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EU opens door to 'debt relief' for North African states

BRUSSELS -- European governments have opened the way for a radical offer of “debt relief” for Arab North African and Middle Eastern neighbors, EU and governmental sources told AFP late Wednesday.

“Member states will examine possibilities of using debt relief as a signal of change” along the southern Mediterranean rim, conclusions drawn up for European Union leaders to endorse at a March 1-2 summit revealed.

The plan emerged barely 24 hours after eurozone governments backed an unprecedented write-down of Greek sovereign debt held by private investors which is expected to reduce Athens' debt burden by nearly one third, some 107 billion euros (US$141 million).

The North Africa initiative is being driven primarily by the French government diplomats said, on the eve of first talks on the proposal among ambassadors from the 27 EU states in Brussels on Thursday morning.

“Expect a vigorous discussion,” said one senior EU official on the possible terms for debt relief that could be awarded in exchange for democratic reforms and preferential trade terms.

The idea is gaining currency one year on from the start of the 'Arab Spring,' with the EU leaders set to demand “rapid progress” on negotiations over free trade agreements between Europe and the countries of its “southern neighborhood.”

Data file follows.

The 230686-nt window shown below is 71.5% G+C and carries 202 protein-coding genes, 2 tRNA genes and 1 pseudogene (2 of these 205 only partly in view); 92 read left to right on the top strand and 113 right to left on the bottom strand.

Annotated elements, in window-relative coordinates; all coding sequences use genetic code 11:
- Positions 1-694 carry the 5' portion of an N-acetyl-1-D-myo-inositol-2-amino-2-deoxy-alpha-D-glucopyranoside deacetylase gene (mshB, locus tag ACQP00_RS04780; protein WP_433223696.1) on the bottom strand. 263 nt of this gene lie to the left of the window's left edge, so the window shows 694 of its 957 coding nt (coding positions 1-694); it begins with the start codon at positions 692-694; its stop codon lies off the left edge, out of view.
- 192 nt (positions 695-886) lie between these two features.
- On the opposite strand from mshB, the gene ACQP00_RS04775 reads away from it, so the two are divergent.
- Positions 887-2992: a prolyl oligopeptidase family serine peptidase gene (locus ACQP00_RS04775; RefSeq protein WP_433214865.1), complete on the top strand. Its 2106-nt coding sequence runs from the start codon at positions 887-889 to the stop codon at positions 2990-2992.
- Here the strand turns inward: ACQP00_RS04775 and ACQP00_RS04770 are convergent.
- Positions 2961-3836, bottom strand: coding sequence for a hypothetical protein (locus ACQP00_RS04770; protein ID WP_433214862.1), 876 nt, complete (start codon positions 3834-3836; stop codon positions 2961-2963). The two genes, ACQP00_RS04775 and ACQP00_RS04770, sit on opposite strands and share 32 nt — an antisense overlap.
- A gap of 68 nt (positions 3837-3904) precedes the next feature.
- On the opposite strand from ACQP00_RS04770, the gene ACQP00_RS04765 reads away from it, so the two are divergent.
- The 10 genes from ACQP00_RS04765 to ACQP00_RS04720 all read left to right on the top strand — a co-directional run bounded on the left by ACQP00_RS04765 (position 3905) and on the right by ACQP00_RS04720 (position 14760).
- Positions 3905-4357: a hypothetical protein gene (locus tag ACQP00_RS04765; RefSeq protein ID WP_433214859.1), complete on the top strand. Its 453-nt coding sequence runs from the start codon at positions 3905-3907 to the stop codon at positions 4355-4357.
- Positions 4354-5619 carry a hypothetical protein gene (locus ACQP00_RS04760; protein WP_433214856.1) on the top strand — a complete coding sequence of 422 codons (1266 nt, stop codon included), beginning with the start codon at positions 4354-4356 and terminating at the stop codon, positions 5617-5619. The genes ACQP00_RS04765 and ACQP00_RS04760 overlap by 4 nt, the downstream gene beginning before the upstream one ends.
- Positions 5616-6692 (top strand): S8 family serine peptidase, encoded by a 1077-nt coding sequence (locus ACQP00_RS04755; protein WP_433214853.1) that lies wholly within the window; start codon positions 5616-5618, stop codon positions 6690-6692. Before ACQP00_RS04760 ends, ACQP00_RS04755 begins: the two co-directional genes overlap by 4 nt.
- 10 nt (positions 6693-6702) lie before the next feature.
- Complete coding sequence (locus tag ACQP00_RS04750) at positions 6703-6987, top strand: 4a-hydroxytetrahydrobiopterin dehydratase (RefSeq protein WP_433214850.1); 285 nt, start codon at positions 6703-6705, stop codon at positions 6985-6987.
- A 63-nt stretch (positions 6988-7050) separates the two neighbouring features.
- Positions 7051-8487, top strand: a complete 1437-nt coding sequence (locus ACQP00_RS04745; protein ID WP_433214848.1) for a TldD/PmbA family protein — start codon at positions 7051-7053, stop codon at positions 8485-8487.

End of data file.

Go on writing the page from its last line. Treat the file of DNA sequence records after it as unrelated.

The EU classes this group as including: Algeria, Egypt, Gaza and the West Bank, Israel, Jordan, Lebanon, Morocco, Syria and Tunisia.

Egypt and Tunisia have been the biggest beneficiaries to date of loans from the EU's European Investment Bank, the EIB's website detailing nearly 4.0 billion euros to each prior to the revolts a year ago. The EIB has suspended loans to Syria, which had received nearly 2.0 billion euros by 2010.

Billions more in EU funds have been set aside through to 2013 as Europe steps up energy investments in particular, while national governments also make their own loans and investments — France and Britain having traditionally the biggest presence in the region.

Ahead of a “top-to-toe” revamp of the EU's policy in the region due on April 25, another official with a national government said “billions of dollars” could eventually be at stake.

“We need to see who else shows a determination here, who is neutral at this stage and who will put up opposition,” one of these officials said.

EU leaders have ambitious plans to integrate fully this region into the world's biggest barrier-free market for goods and services as they turn to former colonies to help renew stagnant economic growth.

The draft summit declaration, if endorsed, would turn debt relief into an incentive to adopt EU political norms, alongside threats to withdraw support for states accused of oppression or grave human rights violations.

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